In case you have been living under a rock for the last week or so, the mainstream media and blogosphere are abuzz with analysis of what our Holy Father said in a new book Light of the World: The Pope, the Church and the Signs of the Times. In the book, the Pope responds to questions last summer from a German reporter. He spoke of the morality present when a male prostitute chooses to use a condom to protect his partners.
Modeling our public relations strategy on the keystone cops, L’Osservatore Romano excerpted a section out of context and without proper explanation of Catholic doctrine. As the mainstream press jumped on it trumpeting a sea-change in doctrine (to what they wanted the Pope to say), official Catholic PR channels “clarified” in Vatican-speak thus insuring 99.99% of the world would continue to misunderstand. Sigh.
On the other hand, the Holy See is quite amazing and some have commented that he may have designed the whole incident as a teaching moment. That it may be, as the important point is what people eventually learn from this, not the initial fog.
Pope Benedict actually spoke of condom use by homosexual male prostitutes as a first step toward their moralization. He was speaking of the first flicker of a moral conscience in what they are doing as a good thing. He did not endorse use of condoms in general, in special circumstances, or even take the “first step” toward doing so. The mainstream press, of course, reported this very differently.
Father Joseph Fessio, S.J., founder and editor of Ignatius Press, wrote one of the best explanations in a “guestview” for Reuters:
It is important to note that there are two very serious mistranslations in the Italian version of the Pope’s remarks, upon which many early reports were based, since the embargo was broken by the Vatican newspaper, L’Osservatore Romano. (That’s another story.) First, the German speak of “ein Prostituierter,” which can only be a male prostitute. The normal German word for prostitute is “[eine] Prostituierte,” which is feminine and refers only to a woman. The Italian translation “una prostituta” simply reverses what the Pope says.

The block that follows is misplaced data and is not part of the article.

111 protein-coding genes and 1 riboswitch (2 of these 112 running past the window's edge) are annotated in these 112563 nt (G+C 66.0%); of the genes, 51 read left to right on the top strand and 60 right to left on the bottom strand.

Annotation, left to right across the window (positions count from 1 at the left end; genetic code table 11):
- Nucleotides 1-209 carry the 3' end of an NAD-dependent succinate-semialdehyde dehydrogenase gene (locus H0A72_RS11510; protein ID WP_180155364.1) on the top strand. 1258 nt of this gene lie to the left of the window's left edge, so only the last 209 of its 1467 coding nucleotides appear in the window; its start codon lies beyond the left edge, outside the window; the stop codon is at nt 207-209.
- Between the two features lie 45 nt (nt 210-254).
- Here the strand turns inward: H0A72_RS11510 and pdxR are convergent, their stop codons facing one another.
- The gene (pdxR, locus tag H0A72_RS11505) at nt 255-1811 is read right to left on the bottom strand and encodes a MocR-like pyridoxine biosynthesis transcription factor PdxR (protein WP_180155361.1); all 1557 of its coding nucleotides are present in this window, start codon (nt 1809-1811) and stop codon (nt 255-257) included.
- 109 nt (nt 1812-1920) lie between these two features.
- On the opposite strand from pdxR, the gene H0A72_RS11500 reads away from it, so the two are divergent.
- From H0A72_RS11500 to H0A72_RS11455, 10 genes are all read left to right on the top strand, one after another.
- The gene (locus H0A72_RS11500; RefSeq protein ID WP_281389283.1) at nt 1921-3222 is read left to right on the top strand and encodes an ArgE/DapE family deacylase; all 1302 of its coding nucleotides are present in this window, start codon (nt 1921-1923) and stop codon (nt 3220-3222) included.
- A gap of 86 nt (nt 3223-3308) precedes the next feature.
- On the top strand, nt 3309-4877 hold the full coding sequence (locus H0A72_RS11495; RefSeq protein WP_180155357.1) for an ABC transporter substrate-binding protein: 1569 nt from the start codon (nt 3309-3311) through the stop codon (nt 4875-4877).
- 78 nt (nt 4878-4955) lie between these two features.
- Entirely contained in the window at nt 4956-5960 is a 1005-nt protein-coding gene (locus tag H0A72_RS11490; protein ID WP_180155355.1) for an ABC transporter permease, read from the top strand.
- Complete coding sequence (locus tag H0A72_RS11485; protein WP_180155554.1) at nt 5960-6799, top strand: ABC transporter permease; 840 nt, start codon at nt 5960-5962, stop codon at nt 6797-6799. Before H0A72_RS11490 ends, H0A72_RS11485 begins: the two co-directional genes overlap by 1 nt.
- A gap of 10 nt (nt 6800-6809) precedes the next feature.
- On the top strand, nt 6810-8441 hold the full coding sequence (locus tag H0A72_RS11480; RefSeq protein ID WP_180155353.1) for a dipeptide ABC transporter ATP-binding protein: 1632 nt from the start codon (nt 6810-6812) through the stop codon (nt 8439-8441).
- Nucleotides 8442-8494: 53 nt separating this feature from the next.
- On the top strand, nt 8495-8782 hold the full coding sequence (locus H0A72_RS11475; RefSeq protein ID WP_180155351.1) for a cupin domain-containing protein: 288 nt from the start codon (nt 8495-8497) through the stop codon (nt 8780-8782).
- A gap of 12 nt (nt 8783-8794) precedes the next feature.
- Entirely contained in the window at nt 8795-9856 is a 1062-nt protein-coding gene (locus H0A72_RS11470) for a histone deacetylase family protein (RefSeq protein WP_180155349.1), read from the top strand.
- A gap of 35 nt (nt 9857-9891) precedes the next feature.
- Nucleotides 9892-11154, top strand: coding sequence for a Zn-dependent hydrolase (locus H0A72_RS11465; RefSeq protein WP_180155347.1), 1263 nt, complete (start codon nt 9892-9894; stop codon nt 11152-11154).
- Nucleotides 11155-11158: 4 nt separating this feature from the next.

Equally problematically, “giustificati” = justified, was used in the Italian translation of “begründete, and arbitrarily resolves the ambiguity one-sidedly.
The Pope responded: “She [the Church] does not regard it as a real or moral solution, but, in this or that case, there can be nonetheless in the intention of reducing the risk of infection, a first step in a movement toward a different way, a more human way, of living sexuality” (italics mine [Fr. Fessio]).
In the first place a solution which is not “moral” cannot be “justified.” That is a contradiction and would mean that something in itself morally evil could be “justified” to achieve a good end. Note: the concept of the “lesser evil” is inapplicable here. One may tolerate a lesser evil; one cannot do something which is a lesser evil.
But the crucial distinction here is between the “intention” of the male prostitute, viz. avoiding infecting his client, and the act itself, viz. using a condom. Since this distinction has been missed in almost every report I’ve read, it calls for some elaboration.
This distinction, in moral philosophy, is between the object of an act and the intent of an act. If a man steals in order to fornicate, the intent is to fornicate but the object is the act of theft. There is no necessary connection between stealing and fornicating.
In the case of the Pope’s remark, the intent is preventing infection and the object is use of a condom.
Here’s an example of this distinction that parallels what the Pope said. Muggers are using steel pipes to attack people and the injuries are severe. Some muggers use padded pipes to reduce the injuries, while still disabling the victim enough for the mugging. The Pope says that the intention of reducing injury (in the act of mugging) could be a first step toward greater moral responsibility. This would not justify the following headlines: “Pope Approves Padded Pipes for Mugging” “Pope Says Use of Padded Pipes Justified in Some Circumstances,” “Pope Permits Use of Padded Pipes in Some Cases.”
Of course, one may morally use padded pipes in some circumstances, e.g., as insulated pipes so that hot water flowing through them doesn’t cool as fast. And one may use condoms morally in some cases, e.g. as water balloons. But that also would not justify the headline “Pope Approves Condom Use,” though in this case it could be true. But it would be intentionally misleading.
In sum, the Pope did not “justify” condom use in any circumstances. And Church teaching remains the same as it has always been – both before and after the Pope’s statements.
Read the whole article at Reuters.